It seems that we are reassured by finding names for our experience of imperfection. We are dysfunctional, off track, or broken somehow. But sometimes we are simply unfinished. Human development continues for a lifetime. We know from much research that people are continuing to develop their understanding, their judgement, and their capacity for relationships right up until the end of their lives. So just because we have not achieved perfection, that does not mean we are somehow defective.
It is true that traumatic early experience can compromise our capacities to relate to others, cope with adversity, and express ourselves in our lives fully. We can find ourselves with more building to do than other people may have just because we have some repair work to do. But the fundamental notion that we have to find something wrong with ourselves and fix it can cause us to misunderstand what is reasonable in our own unique developmental process. In other words, it is okay that we have not quite eliminated every flaw yet.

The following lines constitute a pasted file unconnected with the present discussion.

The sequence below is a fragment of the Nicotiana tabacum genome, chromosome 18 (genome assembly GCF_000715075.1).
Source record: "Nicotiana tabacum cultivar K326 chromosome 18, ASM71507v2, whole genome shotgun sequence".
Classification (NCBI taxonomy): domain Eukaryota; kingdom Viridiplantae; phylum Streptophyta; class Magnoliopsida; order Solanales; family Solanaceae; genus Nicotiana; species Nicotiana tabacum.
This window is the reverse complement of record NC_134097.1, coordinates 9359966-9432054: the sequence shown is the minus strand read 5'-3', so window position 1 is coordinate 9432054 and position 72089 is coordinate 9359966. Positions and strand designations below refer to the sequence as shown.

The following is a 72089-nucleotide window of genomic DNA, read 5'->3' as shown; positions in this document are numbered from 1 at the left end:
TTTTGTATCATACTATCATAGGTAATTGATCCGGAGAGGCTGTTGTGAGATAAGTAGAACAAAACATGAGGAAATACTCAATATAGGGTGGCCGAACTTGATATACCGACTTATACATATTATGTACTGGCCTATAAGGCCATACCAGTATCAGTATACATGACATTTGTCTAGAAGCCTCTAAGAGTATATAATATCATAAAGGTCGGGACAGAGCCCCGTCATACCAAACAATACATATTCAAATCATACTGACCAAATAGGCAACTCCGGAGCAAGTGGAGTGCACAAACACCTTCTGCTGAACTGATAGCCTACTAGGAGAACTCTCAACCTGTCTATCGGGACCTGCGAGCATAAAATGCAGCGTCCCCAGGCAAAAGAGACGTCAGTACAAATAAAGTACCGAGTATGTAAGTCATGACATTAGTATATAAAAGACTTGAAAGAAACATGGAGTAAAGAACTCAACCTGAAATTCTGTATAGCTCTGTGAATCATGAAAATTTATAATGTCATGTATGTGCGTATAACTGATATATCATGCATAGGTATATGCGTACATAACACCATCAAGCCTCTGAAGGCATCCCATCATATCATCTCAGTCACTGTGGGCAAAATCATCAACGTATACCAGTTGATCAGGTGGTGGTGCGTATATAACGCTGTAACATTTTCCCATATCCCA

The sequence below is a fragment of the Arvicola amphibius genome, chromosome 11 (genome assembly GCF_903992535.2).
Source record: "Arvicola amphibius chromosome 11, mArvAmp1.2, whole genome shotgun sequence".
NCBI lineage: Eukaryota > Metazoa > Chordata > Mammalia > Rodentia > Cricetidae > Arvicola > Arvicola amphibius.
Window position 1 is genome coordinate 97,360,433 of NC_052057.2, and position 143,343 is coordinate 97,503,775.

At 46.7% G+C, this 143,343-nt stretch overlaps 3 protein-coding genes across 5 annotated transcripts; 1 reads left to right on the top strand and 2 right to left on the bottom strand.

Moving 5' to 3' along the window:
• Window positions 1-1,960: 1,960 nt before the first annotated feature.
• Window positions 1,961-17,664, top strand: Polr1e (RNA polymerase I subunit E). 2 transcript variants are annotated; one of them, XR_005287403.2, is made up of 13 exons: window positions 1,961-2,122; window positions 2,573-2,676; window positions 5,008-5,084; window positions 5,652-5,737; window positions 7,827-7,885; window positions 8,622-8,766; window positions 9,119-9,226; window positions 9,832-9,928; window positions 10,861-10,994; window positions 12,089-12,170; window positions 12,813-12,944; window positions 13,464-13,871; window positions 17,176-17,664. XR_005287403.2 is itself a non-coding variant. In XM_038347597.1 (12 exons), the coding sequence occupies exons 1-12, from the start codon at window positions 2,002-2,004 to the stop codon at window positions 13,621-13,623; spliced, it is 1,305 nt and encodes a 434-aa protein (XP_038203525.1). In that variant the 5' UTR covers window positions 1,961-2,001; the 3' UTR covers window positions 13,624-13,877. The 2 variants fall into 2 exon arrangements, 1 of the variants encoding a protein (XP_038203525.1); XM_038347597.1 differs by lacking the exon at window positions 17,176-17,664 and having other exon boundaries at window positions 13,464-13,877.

One of the deep joys of personal growth is the satisfaction of seeing our efforts take effect. As we practice living and get better at it, we see ourselves facing challenges and overcoming them, becoming closer and closer to the people we want to be instead of the people we started out as. It can be discouraging to recognize our own limitations and failures. But it is the ongoing commitment and effort at moving closer and closer to our ideals that makes us who we are. We cannot control the outcomes, but we can keep working at becoming our best selves, and that effort creates us more than any outcome ever could.